Department of Human Development and Family Studies
University of North Carolina at Greensboro
Research Interests & Goals:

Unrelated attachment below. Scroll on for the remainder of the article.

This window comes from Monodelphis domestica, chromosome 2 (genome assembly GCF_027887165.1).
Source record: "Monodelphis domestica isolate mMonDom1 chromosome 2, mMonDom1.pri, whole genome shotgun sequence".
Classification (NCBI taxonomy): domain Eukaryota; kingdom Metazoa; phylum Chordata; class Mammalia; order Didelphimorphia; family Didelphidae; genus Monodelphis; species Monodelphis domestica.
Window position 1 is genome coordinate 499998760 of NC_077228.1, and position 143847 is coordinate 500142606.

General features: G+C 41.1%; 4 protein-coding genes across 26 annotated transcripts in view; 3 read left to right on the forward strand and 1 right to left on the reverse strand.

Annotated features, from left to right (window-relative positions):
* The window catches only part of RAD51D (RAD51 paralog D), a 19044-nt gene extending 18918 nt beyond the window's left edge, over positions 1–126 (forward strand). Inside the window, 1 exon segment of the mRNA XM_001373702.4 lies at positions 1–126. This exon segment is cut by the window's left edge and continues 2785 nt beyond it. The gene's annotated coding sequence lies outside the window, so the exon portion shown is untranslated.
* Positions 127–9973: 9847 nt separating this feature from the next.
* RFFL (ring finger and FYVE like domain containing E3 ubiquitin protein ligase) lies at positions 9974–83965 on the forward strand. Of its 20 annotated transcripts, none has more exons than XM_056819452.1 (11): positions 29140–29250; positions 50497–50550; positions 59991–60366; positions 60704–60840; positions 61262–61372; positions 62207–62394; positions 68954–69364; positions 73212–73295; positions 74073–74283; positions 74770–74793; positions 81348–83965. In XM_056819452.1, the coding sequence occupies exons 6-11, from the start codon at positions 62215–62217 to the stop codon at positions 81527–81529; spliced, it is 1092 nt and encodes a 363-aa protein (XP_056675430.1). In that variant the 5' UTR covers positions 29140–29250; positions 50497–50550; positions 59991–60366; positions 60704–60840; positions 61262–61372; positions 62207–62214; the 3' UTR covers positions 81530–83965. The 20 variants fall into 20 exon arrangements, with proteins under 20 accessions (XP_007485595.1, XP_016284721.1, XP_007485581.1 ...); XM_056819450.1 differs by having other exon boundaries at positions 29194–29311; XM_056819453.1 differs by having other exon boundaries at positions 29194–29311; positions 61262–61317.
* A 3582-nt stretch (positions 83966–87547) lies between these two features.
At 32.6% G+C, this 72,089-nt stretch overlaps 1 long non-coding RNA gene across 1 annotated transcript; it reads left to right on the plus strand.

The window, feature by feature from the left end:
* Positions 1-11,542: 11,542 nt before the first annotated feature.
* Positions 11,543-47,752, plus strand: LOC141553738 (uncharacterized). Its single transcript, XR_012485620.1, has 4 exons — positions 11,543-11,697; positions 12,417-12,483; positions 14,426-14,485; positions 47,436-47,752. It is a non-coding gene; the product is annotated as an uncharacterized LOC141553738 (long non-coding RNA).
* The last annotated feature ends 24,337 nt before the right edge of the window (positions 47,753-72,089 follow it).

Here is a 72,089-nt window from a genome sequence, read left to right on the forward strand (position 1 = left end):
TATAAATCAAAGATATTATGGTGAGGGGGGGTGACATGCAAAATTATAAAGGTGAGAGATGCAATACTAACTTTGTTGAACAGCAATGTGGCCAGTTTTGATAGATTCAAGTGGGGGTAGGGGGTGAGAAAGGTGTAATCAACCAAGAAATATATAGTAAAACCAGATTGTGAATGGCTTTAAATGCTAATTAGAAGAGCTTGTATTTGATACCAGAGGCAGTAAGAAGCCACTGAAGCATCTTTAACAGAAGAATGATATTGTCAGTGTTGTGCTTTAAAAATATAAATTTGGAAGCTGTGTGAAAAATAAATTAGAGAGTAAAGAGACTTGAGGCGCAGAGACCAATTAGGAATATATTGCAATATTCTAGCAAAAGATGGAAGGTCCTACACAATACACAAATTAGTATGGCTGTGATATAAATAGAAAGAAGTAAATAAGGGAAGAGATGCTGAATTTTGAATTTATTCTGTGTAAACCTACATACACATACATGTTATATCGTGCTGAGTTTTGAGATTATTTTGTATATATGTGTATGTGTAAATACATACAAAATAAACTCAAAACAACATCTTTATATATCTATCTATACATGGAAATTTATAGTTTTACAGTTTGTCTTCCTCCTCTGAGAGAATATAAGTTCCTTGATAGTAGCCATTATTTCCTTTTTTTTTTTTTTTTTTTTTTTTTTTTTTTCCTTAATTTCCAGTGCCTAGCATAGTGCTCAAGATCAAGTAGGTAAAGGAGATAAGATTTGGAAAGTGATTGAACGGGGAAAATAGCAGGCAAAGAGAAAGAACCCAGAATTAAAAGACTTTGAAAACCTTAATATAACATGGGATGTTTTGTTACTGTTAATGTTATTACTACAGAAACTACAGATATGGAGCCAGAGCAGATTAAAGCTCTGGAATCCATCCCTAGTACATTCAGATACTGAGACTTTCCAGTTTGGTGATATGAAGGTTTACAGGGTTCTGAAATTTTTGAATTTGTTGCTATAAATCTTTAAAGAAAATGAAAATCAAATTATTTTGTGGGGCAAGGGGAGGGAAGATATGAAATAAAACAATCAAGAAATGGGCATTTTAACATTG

Jonathan Tudge is Professor in the Department of Human Development and Family Studies at The University of North Carolina at Greensboro. Most of his research focuses on the interrelations between the social world and children’s social, moral, and cognitive development. In much of his research, he uses cultural-ecological theory, a contextualist theory that draws on the ideas of Lev Vygotsky and Urie Bronfenbrenner. The major line of research is longitudinal and cross-cultural in design, dealing with the ways in which young children become part of the cultural group in which they live. This work involves extensive observations of the everyday activities of children when they are three years of age as well as interviews and questionnaires with their parents regarding their child-rearing values and beliefs. The children are followed through their first years of school, when data on parents’ and teachers’ perceptions of the children’s social and academic competence are also gathered. This research is cross-cultural (US, Russia, Estonia, Finland, Korea, Kenya, and Brazil) and examines within-societal variations as a function of ethnicity and social class. A book was published that is based on this research: Tudge, J. R. H. (2008). The everyday lives of young children: Culture, class, and child rearing in diverse societies. New York: Cambridge University Press.